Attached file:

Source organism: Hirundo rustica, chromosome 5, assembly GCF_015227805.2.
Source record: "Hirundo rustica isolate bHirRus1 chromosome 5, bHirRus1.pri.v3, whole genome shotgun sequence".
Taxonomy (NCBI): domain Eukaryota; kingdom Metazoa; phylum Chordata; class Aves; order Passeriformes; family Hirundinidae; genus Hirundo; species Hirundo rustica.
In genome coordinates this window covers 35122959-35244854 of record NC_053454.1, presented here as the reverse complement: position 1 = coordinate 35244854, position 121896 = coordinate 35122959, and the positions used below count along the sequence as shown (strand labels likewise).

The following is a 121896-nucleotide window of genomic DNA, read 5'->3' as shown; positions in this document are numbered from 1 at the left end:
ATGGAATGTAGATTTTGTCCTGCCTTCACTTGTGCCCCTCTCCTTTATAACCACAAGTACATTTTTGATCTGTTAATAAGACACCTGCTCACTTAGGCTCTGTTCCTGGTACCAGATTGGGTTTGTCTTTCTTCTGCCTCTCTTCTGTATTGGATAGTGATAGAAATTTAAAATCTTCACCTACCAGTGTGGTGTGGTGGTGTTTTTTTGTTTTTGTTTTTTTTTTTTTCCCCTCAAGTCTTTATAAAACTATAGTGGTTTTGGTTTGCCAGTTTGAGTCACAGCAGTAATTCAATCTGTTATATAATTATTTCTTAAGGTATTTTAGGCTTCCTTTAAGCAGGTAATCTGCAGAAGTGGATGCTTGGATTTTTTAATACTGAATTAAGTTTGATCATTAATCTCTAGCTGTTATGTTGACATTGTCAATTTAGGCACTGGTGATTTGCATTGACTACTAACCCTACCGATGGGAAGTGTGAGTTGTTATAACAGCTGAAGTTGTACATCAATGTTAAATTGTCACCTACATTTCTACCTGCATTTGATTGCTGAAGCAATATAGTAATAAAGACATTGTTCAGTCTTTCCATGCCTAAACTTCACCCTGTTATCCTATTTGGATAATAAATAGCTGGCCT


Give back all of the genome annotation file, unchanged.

Source organism: Hirundo rustica, chromosome 5, assembly GCF_015227805.2.
Source record: "Hirundo rustica isolate bHirRus1 chromosome 5, bHirRus1.pri.v3, whole genome shotgun sequence".
Taxonomy (NCBI): domain Eukaryota; kingdom Metazoa; phylum Chordata; class Aves; order Passeriformes; family Hirundinidae; genus Hirundo; species Hirundo rustica.
In genome coordinates this window covers 35122959-35244854 of record NC_053454.1, presented here as the reverse complement: position 1 = coordinate 35244854, position 121896 = coordinate 35122959, and the positions used below count along the sequence as shown (strand labels likewise).

The following is a 121896-nucleotide window of genomic DNA, read 5'->3' as shown; positions in this document are numbered from 1 at the left end:
ATGGAATGTAGATTTTGTCCTGCCTTCACTTGTGCCCCTCTCCTTTATAACCACAAGTACATTTTTGATCTGTTAATAAGACACCTGCTCACTTAGGCTCTGTTCCTGGTACCAGATTGGGTTTGTCTTTCTTCTGCCTCTCTTCTGTATTGGATAGTGATAGAAATTTAAAATCTTCACCTACCAGTGTGGTGTGGTGGTGTTTTTTTGTTTTTGTTTTTTTTTTTTTCCCCTCAAGTCTTTATAAAACTATAGTGGTTTTGGTTTGCCAGTTTGAGTCACAGCAGTAATTCAATCTGTTATATAATTATTTCTTAAGGTATTTTAGGCTTCCTTTAAGCAGGTAATCTGCAGAAGTGGATGCTTGGATTTTTTAATACTGAATTAAGTTTGATCATTAATCTCTAGCTGTTATGTTGACATTGTCAATTTAGGCACTGGTGATTTGCATTGACTACTAACCCTACCGATGGGAAGTGTGAGTTGTTATAACAGCTGAAGTTGTACATCAATGTTAAATTGTCACCTACATTTCTACCTGCATTTGATTGCTGAAGCAATATAGTAATAAAGACATTGTTCAGTCTTTCCATGCCTAAACTTCACCCTGTTATCCTATTTGGATAATAAATAGCTGGCCT